Do You Have Relevant Internship or Research Experience?
Internships and relevant work experience may not make or break your graduate school application, but they can help set your application apart from the rest. Once you’re in a graduate program, you may be required to complete an internship or research work to graduate.
What Does Your Statement of Purpose Demonstrate?
A statement of purpose or personal statement tells admissions committees more about you. This essay should touch on your interests, especially as they relate to the graduate school program. The statement of purpose should also describe what you can bring to the program and why you want to be a part of it.
What Do Your Letters of Recommendation Demonstrate?
Letters of recommendation are important for graduate school because they show that credible academics and professionals think highly of you and believe you would be a good asset to the program you’re applying to.
An effective letter of recommendation is written by someone who knows you well academically or professionally, such as a professor, mentor or work supervisor. It should include titles of relevant research articles you’ve written, academic awards and honors and relevant academic activities like projects, presentations or research studies.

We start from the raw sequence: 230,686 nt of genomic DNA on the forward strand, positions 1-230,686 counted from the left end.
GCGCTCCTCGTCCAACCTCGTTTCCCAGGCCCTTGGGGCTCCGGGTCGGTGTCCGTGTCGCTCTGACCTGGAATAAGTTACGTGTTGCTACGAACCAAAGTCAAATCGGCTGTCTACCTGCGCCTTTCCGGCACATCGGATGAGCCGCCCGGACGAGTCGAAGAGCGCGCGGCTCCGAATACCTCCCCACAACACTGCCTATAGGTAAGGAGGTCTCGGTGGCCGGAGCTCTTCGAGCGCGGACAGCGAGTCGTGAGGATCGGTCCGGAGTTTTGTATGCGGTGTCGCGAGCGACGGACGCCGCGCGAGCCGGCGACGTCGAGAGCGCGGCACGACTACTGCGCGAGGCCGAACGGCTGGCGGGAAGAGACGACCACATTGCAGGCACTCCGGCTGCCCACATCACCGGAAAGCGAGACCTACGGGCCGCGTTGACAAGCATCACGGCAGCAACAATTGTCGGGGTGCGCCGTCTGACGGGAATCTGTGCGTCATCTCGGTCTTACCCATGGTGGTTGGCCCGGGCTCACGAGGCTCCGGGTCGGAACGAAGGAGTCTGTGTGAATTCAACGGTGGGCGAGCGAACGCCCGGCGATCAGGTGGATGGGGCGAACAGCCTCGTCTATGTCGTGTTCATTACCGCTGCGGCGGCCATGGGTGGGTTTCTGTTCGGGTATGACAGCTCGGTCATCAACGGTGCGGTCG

What Do Your Undergraduate Transcripts Show?
Simply put, official undergraduate transcripts verify that you attended the school you said you did and maintained a GPA that’s consistent with the program’s requirements. Undergraduate transcripts also allow admissions officers to see whether you took courses relevant to your prospective course of study.
How Are Your GRE Scores?
Most graduate school programs require students to take the GRE as part of the application process. An overall score of 318 or higher is considered a good score, so you’ll want to give yourself plenty of time to study and retake the test if needed before your grad school application is due.
Is Your Prior Academic Experience Relevant?